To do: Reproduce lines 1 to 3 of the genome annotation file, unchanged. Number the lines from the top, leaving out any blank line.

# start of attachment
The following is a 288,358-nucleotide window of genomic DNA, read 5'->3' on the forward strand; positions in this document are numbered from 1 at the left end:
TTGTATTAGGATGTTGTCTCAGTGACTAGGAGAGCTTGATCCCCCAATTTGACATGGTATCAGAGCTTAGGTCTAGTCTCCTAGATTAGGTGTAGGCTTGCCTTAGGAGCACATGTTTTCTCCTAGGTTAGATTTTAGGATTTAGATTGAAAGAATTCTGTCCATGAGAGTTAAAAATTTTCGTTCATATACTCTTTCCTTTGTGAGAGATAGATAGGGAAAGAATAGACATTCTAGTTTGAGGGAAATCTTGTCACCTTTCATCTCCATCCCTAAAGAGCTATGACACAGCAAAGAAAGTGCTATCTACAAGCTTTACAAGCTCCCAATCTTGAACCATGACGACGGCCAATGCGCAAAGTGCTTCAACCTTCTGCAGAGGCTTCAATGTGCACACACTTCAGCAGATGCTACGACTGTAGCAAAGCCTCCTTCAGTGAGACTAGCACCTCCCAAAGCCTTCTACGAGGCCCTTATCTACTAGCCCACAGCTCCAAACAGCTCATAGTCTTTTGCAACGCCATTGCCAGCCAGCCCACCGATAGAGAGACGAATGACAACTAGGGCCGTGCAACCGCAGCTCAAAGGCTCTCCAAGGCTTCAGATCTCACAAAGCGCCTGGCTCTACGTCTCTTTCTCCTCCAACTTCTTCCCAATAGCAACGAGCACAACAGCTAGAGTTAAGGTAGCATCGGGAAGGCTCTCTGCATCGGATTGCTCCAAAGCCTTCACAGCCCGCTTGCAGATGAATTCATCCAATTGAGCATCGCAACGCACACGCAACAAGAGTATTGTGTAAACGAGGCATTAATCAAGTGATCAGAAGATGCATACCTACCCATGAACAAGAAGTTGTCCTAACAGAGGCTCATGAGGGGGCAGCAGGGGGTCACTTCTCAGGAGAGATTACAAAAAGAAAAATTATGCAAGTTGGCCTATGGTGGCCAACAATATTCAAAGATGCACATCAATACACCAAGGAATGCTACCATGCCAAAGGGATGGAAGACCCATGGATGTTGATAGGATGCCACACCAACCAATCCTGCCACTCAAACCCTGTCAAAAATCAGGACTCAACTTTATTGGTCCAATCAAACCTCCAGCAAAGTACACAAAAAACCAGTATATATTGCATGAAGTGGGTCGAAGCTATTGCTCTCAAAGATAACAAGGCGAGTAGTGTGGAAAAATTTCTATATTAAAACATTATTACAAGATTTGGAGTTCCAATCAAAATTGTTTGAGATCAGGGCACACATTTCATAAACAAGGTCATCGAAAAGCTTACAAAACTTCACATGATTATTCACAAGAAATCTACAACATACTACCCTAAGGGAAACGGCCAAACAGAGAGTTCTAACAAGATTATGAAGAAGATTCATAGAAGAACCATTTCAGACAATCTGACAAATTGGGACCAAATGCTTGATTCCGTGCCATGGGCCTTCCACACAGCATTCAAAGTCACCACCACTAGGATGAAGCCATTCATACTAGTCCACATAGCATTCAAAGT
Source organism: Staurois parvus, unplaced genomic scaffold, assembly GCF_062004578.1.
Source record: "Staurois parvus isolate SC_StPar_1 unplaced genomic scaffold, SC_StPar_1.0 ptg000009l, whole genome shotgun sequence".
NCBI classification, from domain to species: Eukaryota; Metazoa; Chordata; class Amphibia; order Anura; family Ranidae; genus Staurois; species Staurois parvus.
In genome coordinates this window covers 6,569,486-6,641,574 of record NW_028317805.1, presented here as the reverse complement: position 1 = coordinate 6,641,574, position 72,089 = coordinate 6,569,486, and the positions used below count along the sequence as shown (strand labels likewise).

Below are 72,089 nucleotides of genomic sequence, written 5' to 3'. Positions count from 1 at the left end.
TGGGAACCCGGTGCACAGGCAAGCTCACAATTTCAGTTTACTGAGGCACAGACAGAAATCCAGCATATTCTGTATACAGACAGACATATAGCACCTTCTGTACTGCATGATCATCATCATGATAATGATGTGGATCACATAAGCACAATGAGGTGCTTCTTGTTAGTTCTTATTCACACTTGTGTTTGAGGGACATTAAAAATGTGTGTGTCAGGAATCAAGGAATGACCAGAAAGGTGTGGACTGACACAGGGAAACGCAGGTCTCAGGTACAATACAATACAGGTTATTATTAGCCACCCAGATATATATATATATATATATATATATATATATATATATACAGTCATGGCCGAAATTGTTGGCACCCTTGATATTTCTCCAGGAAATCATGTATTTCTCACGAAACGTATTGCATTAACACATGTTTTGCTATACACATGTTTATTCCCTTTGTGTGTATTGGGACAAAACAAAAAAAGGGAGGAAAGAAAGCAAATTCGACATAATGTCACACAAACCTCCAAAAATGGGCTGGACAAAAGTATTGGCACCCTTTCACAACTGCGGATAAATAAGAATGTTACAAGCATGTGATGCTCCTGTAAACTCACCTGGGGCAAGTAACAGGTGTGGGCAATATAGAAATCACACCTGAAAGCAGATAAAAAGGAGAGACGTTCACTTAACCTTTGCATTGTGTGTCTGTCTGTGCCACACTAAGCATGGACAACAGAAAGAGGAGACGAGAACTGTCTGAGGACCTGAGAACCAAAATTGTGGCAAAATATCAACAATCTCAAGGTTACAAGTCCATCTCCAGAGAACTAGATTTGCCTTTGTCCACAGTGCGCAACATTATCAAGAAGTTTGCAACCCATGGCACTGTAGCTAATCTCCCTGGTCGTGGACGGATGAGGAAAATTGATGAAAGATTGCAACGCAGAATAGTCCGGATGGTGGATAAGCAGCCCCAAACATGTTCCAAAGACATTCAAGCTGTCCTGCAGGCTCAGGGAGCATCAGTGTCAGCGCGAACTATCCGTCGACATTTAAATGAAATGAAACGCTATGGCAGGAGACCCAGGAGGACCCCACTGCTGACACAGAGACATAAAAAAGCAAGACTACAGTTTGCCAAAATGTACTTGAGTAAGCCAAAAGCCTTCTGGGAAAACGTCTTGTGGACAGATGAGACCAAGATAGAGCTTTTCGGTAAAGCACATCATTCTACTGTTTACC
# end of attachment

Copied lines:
The following is a 288,358-nucleotide window of genomic DNA, read 5'->3' on the forward strand; positions in this document are numbered from 1 at the left end:
TTGTATTAGGATGTTGTCTCAGTGACTAGGAGAGCTTGATCCCCCAATTTGACATGGTATCAGAGCTTAGGTCTAGTCTCCTAGATTAGGTGTAGGCTTGCCTTAGGAGCACATGTTTTCTCCTAGGTTAGATTTTAGGATTTAGATTGAAAGAATTCTGTCCATGAGAGTTAAAAATTTTCGTTCATATACTCTTTCCTTTGTGAGAGATAGATAGGGAAAGAATAGACATTCTAGTTTGAGGGAAATCTTGTCACCTTTCATCTCCATCCCTAAAGAGCTATGACACAGCAAAGAAAGTGCTATCTACAAGCTTTACAAGCTCCCAATCTTGAACCATGACGACGGCCAATGCGCAAAGTGCTTCAACCTTCTGCAGAGGCTTCAATGTGCACACACTTCAGCAGATGCTACGACTGTAGCAAAGCCTCCTTCAGTGAGACTAGCACCTCCCAAAGCCTTCTACGAGGCCCTTATCTACTAGCCCACAGCTCCAAACAGCTCATAGTCTTTTGCAACGCCATTGCCAGCCAGCCCACCGATAGAGAGACGAATGACAACTAGGGCCGTGCAACCGCAGCTCAAAGGCTCTCCAAGGCTTCAGATCTCACAAAGCGCCTGGCTCTACGTCTCTTTCTCCTCCAACTTCTTCCCAATAGCAACGAGCACAACAGCTAGAGTTAAGGTAGCATCGGGAAGGCTCTCTGCATCGGATTGCTCCAAAGCCTTCACAGCCCGCTTGCAGATGAATTCATCCAATTGAGCATCGCAACGCACACGCAACAAGAGTATTGTGTAAACGAGGCATTAATCAAGTGATCAGAAGATGCATACCTACCCATGAACAAGAAGTTGTCCTAACAGAGGCTCATGAGGGGGCAGCAGGGGGTCACTTCTCAGGAGAGATTACAAAAAGAAAAATTATGCAAGTTGGCCTATGGTGGCCAACAATATTCAAAGATGCACATCAATACACCAAGGAATGCTACCATGCCAAAGGGATGGAAGACCCATGGATGTTGATAGGATGCCACACCAACCAATCCTGCCACTCAAACCCTGTCAAAAATCAGGACTCAACTTTATTGGTCCAATCAAACCTCCAGCAAAGTACACAAAAAACCAGTATATATTGCATGAAGTGGGTCGAAGCTATTGCTCTCAAAGATAACAAGGCGAGTAGTGTGGAAAAATTTCTATATTAAAACATTATTACAAGATTTGGAGTTCCAATCAAAATTGTTTGAGATCAGGGCACACATTTCATAAACAAGGTCATCGAAAAGCTTACAAAACTTCACATGATTATTCACAAGAAATCTACAACATACTACCCTAAGGGAAACGGCCAAACAGAGAGTTCTAACAAGATTATGAAGAAGATTCATAGAAGAACCATTTCAGACAATCTGACAAATTGGGACCAAATGCTTGATTCCGTGCCATGGGCCTTCCACACAGCATTCAAAGTCACCACCACTAGGATGAAGCCATTCATACTAGTCCACATAGCATTCAAAGT
Source organism: Staurois parvus, unplaced genomic scaffold, assembly GCF_062004578.1.